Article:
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Our client sustained serious injuries to multiple body parts resulting in substantial permanent partial impairment, as a result of being run over by an underinsured motorist. The case went to arbitration only after the Connecticut Supreme Court reversed a decision of the Connecticut Appellate Court affirming the trial court’s judgment as a matter of law in favor of the defendant, National Indemnity.
A woman turned left in front of our client, who was driving a motorcycle. The defense claimed excessive speed. Our client sustained injuries to the right ankle, left wrist, and left knee.
Our client was a pedestrian who was struck by a car at a busy intersection at night. The driver of the car claimed that she was proceeding through the intersection with a green light when she felt a bump. That “bump” was her car striking our client, who was crossing the street. She suffered serious leg fractures requiring surgery and a serious head injury, including a skull fracture. Due to the head injuries, she had no recollection of whether she had a walk signal. We located witnesses who were able to testify that our client was clearly visible as she began to cross the street and that the impact occurred in the right lane, despite the driver’s claim that it occurred in the left lane.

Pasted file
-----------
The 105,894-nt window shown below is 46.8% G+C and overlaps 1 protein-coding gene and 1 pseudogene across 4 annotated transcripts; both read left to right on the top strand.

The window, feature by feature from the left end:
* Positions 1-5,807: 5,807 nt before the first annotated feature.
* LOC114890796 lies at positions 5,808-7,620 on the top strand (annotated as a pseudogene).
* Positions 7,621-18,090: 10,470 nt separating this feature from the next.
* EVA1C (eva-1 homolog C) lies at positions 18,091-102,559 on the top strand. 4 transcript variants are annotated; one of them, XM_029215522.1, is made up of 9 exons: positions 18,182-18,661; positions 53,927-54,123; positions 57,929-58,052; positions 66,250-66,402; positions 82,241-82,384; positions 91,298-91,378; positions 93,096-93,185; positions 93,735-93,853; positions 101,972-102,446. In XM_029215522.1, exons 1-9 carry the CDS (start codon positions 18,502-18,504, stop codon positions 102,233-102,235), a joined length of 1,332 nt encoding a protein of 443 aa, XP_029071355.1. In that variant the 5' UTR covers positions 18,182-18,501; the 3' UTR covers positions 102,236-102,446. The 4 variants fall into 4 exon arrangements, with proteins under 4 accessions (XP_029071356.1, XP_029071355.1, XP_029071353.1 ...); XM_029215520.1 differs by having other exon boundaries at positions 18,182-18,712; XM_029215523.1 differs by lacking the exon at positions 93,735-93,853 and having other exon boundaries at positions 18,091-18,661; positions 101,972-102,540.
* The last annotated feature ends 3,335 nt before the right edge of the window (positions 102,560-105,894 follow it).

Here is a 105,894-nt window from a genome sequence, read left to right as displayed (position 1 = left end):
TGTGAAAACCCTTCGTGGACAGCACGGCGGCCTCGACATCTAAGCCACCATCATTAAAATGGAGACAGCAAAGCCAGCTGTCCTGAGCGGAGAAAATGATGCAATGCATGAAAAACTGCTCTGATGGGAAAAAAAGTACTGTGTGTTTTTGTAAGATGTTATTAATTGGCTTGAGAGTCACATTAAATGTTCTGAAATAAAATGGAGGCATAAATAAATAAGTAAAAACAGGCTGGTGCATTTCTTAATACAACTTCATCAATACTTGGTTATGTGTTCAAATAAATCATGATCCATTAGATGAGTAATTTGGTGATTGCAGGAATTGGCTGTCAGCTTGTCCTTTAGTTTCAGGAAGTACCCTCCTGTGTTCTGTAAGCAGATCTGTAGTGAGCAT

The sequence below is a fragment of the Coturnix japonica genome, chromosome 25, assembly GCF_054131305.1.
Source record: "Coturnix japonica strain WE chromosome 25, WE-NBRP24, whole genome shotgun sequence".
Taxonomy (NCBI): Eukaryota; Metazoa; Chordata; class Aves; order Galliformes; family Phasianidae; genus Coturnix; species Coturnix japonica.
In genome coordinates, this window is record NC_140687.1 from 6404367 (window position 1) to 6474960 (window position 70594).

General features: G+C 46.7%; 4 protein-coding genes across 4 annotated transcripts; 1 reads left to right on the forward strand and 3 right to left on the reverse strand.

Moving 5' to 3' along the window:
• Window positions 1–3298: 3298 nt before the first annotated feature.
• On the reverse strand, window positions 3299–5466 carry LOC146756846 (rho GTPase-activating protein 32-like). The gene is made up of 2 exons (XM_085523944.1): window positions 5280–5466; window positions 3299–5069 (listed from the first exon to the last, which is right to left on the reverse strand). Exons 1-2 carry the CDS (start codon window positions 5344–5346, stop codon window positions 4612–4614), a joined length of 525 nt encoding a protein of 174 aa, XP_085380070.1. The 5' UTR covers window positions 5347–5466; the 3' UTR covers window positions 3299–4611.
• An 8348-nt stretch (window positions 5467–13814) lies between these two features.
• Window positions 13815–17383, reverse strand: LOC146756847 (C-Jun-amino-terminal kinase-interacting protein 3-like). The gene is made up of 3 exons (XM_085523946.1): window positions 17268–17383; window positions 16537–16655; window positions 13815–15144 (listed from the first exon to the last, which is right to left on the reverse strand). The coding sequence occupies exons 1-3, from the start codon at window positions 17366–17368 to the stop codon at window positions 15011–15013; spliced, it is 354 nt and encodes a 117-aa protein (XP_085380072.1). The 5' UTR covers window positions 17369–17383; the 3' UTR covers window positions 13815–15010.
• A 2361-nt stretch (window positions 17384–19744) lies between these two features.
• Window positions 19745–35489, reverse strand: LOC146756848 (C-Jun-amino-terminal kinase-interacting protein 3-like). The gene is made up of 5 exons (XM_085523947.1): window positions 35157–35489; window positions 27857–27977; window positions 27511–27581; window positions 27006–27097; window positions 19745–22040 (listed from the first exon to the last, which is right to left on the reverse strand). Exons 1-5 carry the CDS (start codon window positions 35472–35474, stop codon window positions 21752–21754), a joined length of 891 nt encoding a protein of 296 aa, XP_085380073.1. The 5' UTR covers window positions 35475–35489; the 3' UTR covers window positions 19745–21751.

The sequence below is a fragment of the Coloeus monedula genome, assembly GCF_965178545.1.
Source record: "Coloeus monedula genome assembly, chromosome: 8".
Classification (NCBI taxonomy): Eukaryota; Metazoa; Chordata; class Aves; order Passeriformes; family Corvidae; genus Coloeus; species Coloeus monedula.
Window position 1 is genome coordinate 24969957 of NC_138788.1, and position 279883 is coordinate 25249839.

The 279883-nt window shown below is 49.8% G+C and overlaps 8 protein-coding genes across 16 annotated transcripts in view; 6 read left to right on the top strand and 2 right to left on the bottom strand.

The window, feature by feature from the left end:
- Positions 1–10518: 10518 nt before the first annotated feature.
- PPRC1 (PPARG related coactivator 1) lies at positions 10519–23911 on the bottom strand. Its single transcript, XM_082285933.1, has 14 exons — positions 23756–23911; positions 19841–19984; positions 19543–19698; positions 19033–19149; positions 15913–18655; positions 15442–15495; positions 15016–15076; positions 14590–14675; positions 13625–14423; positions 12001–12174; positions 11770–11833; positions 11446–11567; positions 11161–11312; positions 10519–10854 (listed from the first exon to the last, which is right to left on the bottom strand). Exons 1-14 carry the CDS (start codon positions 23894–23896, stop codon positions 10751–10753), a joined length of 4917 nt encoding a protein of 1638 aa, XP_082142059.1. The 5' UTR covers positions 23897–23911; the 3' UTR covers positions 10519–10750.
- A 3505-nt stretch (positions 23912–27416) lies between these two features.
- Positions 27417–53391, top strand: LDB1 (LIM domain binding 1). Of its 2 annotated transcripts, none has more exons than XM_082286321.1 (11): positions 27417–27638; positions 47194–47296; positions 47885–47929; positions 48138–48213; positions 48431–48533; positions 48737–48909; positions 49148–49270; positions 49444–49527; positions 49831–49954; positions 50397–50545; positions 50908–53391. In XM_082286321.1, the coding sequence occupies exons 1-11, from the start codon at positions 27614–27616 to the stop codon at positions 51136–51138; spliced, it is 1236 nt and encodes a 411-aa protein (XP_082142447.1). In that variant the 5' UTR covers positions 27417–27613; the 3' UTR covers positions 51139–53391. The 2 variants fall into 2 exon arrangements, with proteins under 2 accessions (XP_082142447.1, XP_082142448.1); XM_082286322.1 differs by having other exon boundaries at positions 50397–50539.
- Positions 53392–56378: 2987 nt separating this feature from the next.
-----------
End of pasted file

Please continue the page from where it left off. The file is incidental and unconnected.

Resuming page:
Our client, Dennis, went to the ophthalmologist, who administered a steroid injection in Dennis’s left eye. The procedure resulted in a torn retina that later detached, causing permanent visual damage. The defense contended that the retinal damage is a known risk of the procedure, which our client had undergone on prior occasions. However, our expert felt that the defendant’s doctor was too quick to choose to do the injection and should have given the less risky treatment (drops) more time to see if the problem resolved.
Our client, a passenger in a van, was injured when a drunk driver being pursued by a police officer at high speed crashed into the van at an intersection, resulting in serious injuries to our client. The drunk driver was not insured. After collecting $100,000 from our client’s uninsured motorist insurance, we brought suit against the police officer and the town for negligence in engaging in the high-speed pursuit. The defense claimed governmental immunity for the discretionary decision to engage in the chase. The case settled shortly before trial for an additional $350,000 against the town.